Reviewing several dispatches from the past couple of days, the latest news out of Egypt is that Egyptian "President" Mohammed Morsi "is not backing down in the showdown over decrees granting him near-absolute powers," that "clashes between the two camps (Morsi's Islamist supporters and secular opponents) ... left two dead and hundreds injured," and that the country's Muslim Brotherhood-dominated assembly "pushed through the 234-article draft (constitution) in just 21 hours from Thursday into Friday ... (after) Coptic Christians and liberals earlier had walked out."
The draft constitution includes several articles "that rights activists, liberals and Christians fear will lead to restrictions on the rights of women and minorities," and omits "bans on slavery or promises to adhere to international rights treaties." Oh, and I almost forgot: "The Obama administration is declining to criticize Egypt's draft constitution." It's worth identifying at this point several (but by no means all; what follows is surely a small sample) of those who in 2011 reassured the world that Egyptians had nothing to fear if the Brotherhood and Islamists became dominant.
Friday's NBC Nightly News and Saturday's CBS Evening News relayed comments by IAEA Director General Mohamed El Baradei as the UN official warned against an attack on Iran's nuclear facilities, in response to a recent military exercise by the Israeli military. CBS anchor Kelly Wallace quoted El Baradei as contending that an attack on Iran "could turn the Mideast into a, quote, 'ball of fire.'" NBC substitute anchor Ann Curry spoke of "dire warnings of the consequences" as she introduced a report by Jim Miklaszewski which focused on possible retaliations by Iran, and which also mentioned El Baradei's "ball of fire" comments and the UN official's threat to resign if Iran is attacked.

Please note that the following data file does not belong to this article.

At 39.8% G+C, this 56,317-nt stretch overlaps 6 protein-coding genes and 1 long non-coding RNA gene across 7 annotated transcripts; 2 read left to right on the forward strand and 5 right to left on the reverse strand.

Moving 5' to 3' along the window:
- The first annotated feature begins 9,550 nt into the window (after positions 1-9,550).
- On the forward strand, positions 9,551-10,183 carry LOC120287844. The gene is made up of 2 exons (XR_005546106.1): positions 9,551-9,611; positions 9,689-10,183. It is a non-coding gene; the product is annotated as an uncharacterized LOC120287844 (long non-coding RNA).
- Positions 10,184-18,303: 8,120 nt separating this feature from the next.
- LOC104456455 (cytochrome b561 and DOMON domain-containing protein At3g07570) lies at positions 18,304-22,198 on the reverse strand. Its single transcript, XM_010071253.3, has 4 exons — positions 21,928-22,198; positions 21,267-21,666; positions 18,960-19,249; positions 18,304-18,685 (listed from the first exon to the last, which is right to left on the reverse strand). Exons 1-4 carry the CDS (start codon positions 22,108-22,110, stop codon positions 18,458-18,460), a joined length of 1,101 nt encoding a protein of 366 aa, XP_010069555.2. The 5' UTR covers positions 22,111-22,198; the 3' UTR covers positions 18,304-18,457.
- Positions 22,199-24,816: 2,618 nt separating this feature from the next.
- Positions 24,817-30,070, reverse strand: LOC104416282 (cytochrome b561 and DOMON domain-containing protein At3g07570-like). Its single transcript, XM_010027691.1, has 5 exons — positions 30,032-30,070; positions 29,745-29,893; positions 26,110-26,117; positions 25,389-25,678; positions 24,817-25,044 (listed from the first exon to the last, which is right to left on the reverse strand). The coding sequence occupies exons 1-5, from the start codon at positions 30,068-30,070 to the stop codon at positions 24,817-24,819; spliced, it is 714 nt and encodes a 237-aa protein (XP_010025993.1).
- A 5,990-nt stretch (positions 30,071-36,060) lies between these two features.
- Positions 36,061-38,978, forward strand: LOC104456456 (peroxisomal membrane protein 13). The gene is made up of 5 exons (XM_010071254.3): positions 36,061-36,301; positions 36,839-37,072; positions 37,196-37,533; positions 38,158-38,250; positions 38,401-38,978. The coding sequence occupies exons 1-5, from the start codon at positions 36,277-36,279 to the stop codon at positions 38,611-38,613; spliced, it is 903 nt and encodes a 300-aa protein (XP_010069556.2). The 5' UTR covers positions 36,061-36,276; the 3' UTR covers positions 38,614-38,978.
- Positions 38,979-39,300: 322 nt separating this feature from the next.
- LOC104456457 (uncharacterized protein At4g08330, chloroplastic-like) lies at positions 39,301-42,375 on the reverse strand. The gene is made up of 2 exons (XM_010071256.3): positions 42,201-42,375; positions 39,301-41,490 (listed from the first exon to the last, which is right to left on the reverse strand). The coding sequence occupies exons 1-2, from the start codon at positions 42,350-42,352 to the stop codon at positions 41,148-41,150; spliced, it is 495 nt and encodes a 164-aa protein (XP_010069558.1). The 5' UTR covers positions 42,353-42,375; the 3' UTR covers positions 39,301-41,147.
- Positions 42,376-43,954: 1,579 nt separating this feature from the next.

In Miklaszewski's report, after relaying Iran's threat to give Israelis "a serious blow to the face," he cited U.S. military's officials who argue that "airstrikes on Iran could have devastating consequences in the Middle East and here at home. Iran could step up attacks against U.S. forces in Iraq, unleash a wave of terrorism through the radical group Hezbollah, and wreak havoc on the world economy by disrupting the flow of oil out of the Persian Gulf."